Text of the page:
Lavender is a fantastic plant for those looking to create oils and attract bees, or anyone who want’s to use it as an herb for cooking/baking. But even if you don’t have a use in mind, many just love having lavender around the garden to create borders.
Lavender is easy to grow and perfect for garden beds and pots. With its silvery-green foliage and purple upright flowers, the plants are also wonderful for creating what some may refer to as informal hedges.
But what if you want to grow them indoors using hydroponics? While it might be surprising for some, you can grow lavender hydroponically, as it is a plant perfect for arid climates.
Now, what are the perfect growing conditions for a lavender plant?
Also Read: Best Hydroponic Plants
Perfect Growing Conditions For Lavender Plants
Lavender is a part of the genus of Lavandula, which is part of a larger family of 42 flowering plants in the mint family. Initially, it was only found in the Cape Verde and Canary Islands. But over time, it spread to Africa, the Mediterranean, and parts of Asia.
Lavender will sometimes expand its reach outside of the gardening area. But this is usually harmless. However in Australia, the Lavandula stoechas is now considered a pest, and in Spain, it’s also called a weed. Both these environments offer dry, well-drained, sandy, or gravelly soils, with dry heat. Exactly the climate that lavender thrives in.
When selecting a lavender, there are three main types you can grow hydroponically. These are:
- True English Lavender, which can grow in cooler weather
- Portuguese or Spike Lavender, which can handle extreme temperatures
- Munstead Lavender, which is like the English but smaller, perfect for hydroponics
Lavender does need good air circulation, as it is prone to root rot and fungus infections in areas with high humidity.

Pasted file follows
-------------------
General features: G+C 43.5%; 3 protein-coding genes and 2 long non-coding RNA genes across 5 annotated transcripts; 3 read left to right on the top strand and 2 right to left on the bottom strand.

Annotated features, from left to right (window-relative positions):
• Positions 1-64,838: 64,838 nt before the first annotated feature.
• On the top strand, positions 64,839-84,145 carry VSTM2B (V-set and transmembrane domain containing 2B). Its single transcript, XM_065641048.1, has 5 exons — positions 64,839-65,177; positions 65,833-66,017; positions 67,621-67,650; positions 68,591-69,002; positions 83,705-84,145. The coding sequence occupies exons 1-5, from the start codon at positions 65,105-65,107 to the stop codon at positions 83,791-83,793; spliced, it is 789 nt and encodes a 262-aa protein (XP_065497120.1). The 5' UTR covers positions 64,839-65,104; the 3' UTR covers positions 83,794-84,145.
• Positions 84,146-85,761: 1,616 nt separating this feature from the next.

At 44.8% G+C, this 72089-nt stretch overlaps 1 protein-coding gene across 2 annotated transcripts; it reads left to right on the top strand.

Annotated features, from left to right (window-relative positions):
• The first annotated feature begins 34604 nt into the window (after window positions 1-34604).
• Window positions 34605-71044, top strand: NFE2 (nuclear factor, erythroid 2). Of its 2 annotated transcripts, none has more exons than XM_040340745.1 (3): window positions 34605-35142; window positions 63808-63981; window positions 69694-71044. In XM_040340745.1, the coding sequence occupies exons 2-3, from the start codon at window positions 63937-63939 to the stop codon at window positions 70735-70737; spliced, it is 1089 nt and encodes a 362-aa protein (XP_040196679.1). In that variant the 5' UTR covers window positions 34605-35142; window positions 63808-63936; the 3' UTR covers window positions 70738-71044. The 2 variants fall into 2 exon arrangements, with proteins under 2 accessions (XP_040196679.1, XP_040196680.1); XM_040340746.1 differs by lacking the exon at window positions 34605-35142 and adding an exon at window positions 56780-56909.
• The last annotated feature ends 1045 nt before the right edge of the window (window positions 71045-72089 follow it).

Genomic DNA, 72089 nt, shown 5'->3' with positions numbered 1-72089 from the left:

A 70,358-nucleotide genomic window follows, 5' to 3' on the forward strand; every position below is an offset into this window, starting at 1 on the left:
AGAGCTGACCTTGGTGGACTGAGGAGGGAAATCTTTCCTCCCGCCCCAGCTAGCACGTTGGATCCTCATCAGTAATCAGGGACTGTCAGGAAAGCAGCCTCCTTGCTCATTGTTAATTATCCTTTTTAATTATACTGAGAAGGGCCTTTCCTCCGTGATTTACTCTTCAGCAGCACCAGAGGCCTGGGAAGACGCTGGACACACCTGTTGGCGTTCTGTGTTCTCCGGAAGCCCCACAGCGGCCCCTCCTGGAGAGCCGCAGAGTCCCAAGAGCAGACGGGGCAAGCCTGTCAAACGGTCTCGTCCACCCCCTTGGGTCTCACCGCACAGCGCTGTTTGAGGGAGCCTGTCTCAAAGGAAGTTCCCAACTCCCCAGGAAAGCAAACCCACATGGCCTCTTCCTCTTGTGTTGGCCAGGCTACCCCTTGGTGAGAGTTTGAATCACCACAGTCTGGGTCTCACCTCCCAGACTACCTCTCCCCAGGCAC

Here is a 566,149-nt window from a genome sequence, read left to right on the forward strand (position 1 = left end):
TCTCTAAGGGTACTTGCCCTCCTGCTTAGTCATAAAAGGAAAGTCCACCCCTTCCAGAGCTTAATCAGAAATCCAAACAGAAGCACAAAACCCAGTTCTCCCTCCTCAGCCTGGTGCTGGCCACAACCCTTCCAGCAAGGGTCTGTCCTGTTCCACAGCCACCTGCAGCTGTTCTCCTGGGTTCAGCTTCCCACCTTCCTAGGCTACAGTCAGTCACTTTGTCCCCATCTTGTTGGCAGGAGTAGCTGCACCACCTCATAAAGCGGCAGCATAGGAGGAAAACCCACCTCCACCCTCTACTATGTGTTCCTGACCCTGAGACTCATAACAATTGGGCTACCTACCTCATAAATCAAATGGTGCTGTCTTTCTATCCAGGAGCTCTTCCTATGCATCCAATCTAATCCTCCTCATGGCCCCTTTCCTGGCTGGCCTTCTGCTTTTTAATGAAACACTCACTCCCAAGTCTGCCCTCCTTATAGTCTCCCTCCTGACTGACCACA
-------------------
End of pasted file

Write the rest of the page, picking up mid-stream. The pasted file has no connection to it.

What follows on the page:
It’s worth noting that fertilizer is not crucial for the success of the plant. And Lavender will need little to none throughout its life.
The perfect soil pH should to be around 6 - 8, although this varies between cultivars.
Now that we understand the optimum growing conditions for lavender, let’s focus on how to replicate that for a hydroponic system.
Growing Lavender In Hydroponics
With a plant like lavender, you need to monitor the amount of water it takes into the substrate around the roots. A growing medium like Rockwool, which is great for germinating seeds, will need to be reduced due to its ability to hold water.
We’d strongly recommend using lightweight expanded clay aggregate (LECA). LECA will imitate the natural rocks that Lavender roots latch onto in their natural environment.
If you plan on germinating seeds indoors, the success rate is relatively low, with approximately only half growing into a seedling. But this shouldn’t matter as the plant will produce 850 to 1300 seeds per gram - again, this varies depending on the cultivar of the plant. During germination, you will need to maintain a high temperature of between 65°F to 70°F.
Thereafter the plant takes around two years to start bushing out.
But what type of hydroponic setup should you go with? The main two are nutrient film technique (NFT) and deep water culture (DWC). Some also recommend the Kratky method for small plants.